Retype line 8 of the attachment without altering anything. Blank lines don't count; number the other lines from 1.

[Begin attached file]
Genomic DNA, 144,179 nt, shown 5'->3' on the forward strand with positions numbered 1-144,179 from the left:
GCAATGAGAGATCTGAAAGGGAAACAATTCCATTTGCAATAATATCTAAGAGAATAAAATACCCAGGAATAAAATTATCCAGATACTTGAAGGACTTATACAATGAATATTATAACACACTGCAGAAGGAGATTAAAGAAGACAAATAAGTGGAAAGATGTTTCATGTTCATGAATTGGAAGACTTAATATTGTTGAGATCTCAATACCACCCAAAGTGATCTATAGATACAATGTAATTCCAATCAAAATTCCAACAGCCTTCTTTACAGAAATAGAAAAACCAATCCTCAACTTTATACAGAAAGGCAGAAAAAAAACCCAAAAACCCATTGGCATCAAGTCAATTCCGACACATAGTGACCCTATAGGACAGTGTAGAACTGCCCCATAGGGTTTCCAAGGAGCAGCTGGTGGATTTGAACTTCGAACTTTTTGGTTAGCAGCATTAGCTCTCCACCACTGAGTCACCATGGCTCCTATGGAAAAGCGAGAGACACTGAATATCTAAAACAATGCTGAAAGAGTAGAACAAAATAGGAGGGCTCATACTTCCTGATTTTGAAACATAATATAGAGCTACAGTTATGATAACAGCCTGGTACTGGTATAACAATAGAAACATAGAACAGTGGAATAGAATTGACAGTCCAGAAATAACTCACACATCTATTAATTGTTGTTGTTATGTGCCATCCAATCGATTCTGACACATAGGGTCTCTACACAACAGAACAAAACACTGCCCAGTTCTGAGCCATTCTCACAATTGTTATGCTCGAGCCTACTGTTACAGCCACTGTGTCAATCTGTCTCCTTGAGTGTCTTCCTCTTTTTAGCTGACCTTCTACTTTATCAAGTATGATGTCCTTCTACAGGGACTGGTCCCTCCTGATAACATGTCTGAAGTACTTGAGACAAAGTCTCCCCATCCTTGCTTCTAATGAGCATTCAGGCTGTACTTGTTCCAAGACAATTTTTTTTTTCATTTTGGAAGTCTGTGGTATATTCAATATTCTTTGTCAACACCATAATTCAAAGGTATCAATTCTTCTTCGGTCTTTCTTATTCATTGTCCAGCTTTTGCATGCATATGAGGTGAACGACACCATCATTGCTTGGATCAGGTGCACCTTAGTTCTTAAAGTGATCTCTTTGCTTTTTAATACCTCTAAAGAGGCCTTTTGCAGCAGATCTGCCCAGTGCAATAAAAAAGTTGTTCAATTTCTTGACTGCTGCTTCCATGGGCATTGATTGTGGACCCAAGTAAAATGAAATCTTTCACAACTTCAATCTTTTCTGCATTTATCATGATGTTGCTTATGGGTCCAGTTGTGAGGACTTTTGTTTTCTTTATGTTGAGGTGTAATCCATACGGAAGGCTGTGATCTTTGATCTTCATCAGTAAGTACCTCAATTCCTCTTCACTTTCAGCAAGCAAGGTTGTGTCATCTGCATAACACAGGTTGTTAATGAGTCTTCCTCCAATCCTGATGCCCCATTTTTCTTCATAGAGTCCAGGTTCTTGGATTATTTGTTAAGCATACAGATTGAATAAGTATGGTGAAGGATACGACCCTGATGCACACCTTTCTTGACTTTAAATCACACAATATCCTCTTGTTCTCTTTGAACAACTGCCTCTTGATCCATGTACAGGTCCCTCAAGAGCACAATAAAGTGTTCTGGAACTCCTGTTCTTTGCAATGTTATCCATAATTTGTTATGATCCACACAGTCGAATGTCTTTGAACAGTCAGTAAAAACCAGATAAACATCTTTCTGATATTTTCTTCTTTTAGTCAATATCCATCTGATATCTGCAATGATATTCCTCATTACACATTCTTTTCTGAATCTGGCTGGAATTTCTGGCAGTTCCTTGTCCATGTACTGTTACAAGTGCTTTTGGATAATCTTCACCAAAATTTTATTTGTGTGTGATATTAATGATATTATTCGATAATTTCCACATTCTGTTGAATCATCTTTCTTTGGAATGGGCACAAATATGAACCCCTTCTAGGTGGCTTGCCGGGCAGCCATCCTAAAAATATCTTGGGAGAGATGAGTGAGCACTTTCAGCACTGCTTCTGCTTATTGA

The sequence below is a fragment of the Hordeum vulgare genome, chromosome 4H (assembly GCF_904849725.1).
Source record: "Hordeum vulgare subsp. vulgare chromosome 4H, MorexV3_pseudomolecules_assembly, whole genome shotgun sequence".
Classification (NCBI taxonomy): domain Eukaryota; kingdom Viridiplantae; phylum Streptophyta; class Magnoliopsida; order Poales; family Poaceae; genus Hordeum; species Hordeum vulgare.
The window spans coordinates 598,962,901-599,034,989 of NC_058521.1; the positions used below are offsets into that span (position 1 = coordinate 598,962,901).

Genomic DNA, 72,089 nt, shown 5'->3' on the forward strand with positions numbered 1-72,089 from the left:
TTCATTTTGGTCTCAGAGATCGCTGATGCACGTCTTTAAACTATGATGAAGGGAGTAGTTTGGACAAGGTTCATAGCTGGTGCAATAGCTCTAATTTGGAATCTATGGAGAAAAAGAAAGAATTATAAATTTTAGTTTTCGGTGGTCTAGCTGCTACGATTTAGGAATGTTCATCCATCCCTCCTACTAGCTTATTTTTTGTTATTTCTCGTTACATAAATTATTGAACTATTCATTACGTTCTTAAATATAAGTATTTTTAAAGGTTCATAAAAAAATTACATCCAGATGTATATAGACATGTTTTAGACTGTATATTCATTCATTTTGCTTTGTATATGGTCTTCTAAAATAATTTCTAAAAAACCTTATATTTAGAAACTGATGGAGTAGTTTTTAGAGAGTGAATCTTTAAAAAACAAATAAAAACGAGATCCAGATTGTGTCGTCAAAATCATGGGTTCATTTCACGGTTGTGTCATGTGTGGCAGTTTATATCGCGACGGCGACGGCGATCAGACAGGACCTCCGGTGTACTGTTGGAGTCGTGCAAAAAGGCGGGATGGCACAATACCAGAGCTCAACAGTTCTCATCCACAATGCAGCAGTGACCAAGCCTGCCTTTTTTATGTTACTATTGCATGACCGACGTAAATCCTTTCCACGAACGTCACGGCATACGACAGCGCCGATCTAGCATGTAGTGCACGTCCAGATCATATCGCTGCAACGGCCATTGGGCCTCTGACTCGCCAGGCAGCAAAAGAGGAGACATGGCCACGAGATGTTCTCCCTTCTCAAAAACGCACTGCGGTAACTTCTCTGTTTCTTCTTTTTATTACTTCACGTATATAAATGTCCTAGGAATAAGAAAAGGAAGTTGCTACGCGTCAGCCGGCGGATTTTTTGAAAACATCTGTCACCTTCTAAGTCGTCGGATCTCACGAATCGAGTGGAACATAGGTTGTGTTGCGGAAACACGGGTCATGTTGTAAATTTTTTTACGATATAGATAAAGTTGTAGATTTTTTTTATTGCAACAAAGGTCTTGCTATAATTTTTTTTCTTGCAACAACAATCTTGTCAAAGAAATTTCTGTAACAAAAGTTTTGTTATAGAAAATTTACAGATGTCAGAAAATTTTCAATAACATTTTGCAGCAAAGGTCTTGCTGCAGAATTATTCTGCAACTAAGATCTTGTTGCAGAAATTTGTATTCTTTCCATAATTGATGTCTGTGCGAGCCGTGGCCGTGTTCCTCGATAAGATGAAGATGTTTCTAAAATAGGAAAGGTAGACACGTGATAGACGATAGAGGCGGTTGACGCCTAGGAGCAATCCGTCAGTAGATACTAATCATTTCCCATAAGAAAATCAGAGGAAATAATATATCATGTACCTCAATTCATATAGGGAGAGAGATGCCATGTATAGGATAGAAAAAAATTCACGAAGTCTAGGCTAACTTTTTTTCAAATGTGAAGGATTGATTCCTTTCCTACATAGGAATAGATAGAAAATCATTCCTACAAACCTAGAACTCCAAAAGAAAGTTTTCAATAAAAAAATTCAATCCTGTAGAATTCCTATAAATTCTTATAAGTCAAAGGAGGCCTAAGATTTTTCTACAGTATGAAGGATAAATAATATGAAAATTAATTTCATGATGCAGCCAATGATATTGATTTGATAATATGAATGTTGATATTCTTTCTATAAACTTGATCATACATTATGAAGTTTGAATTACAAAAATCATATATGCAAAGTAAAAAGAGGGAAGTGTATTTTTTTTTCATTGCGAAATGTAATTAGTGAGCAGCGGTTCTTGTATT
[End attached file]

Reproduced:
TTCATTTTGGTCTCAGAGATCGCTGATGCACGTCTTTAAACTATGATGAAGGGAGTAGTTTGGACAAGGTTCATAGCTGGTGCAATAGCTCTAATTTGGAATCTATGGAGAAAAAGAAAGAATTATAAATTTTAGTTTTCGGTGGTCTAGCTGCTACGATTTAGGAATGTTCATCCATCCCTCCTACTAGCTTATTTTTTGTTATTTCTCGTTACATAAATTATTGAACTATTCATTACGTTCTTAAATATAAGTATTTTTAAAGGTTCATAAAAAAATTACATCCAGATGTATATAGACATGTTTTAGACTGTATATTCATTCATTTTGCTTTGTATATGGTCTTCTAAAATAATTTCTAAAAAACCTTATATTTAGAAACTGATGGAGTAGTTTTTAGAGAGTGAATCTTTAAAAAACAAATAAAAACGAGATCCAGATTGTGTCGTCAAAATCATGGGTTCATTTCACGGTTGTGTCATGTGTGGCAGTTTATATCGCGACGGCGACGGCGATCAGACAGGACCTCCGGTGTACTGTTGGAGTCGTGCAAAAAGGCGGGATGGCACAATACCAGAGCTCAACAGTTCTCATCCACAATGCAGCAGTGACCAAGCCTGCCTTTTTTATGTTACTATTGCATGACCGACGTAAATCCTTTCCACGAACGTCACGGCATACGACAGCGCCGATCTAGCATGTAGTGCACGTCCAGATCATATCGCTGCAACGGCCATTGGGCCTCTGACTCGCCAGGCAGCAAAAGAGGAGACATGGCCACGAGATGTTCTCCCTTCTCAAAAACGCACTGCGGTAACTTCTCTGTTTCTTCTTTTTATTACTTCACGTATATAAATGTCCTAGGAATAAGAAAAGGAAGTTGCTACGCGTCAGCCGGCGGATTTTTTGAAAACATCTGTCACCTTCTAAGTCGTCGGATCTCACGAATCGAGTGGAACATAGGTTGTGTTGCGGAAACACGGGTCATGTTGTAAATTTTTTTACGATATAGATAAAGTTGTAGATTTTTTTTATTGCAACAAAGGTCTTGCTATAATTTTTTTTCTTGCAACAACAATCTTGTCAAAGAAATTTCTGTAACAAAAGTTTTGTTATAGAAAATTTACAGATGTCAGAAAATTTTCAATAACATTTTGCAGCAAAGGTCTTGCTGCAGAATTATTCTGCAACTAAGATCTTGTTGCAGAAATTTGTATTCTTTCCATAATTGATGTCTGTGCGAGCCGTGGCCGTGTTCCTCGATAAGATGAAGATGTTTCTAAAATAGGAAAGGTAGACACGTGATAGACGATAGAGGCGGTTGACGCCTAGGAGCAATCCGTCAGTAGATACTAATCATTTCCCATAAGAAAATCAGAGGAAATAATATATCATGTACCTCAATTCATATAGGGAGAGAGATGCCATGTATAGGATAGAAAAAAATTCACGAAGTCTAGGCTAACTTTTTTTCAAATGTGAAGGATTGATTCCTTTCCTACATAGGAATAGATAGAAAATCATTCCTACAAACCTAGAACTCCAAAAGAAAGTTTTCAATAAAAAAATTCAATCCTGTAGAATTCCTATAAATTCTTATAAGTCAAAGGAGGCCTAAGATTTTTCTACAGTATGAAGGATAAATAATATGAAAATTAATTTCATGATGCAGCCAATGATATTGATTTGATAATATGAATGTTGATATTCTTTCTATAAACTTGATCATACATTATGAAGTTTGAATTACAAAAATCATATATGCAAAGTAAAAAGAGGGAAGTGTATTTTTTTTTCATTGCGAAATGTAATTAGTGAGCAGCGGTTCTTGTATT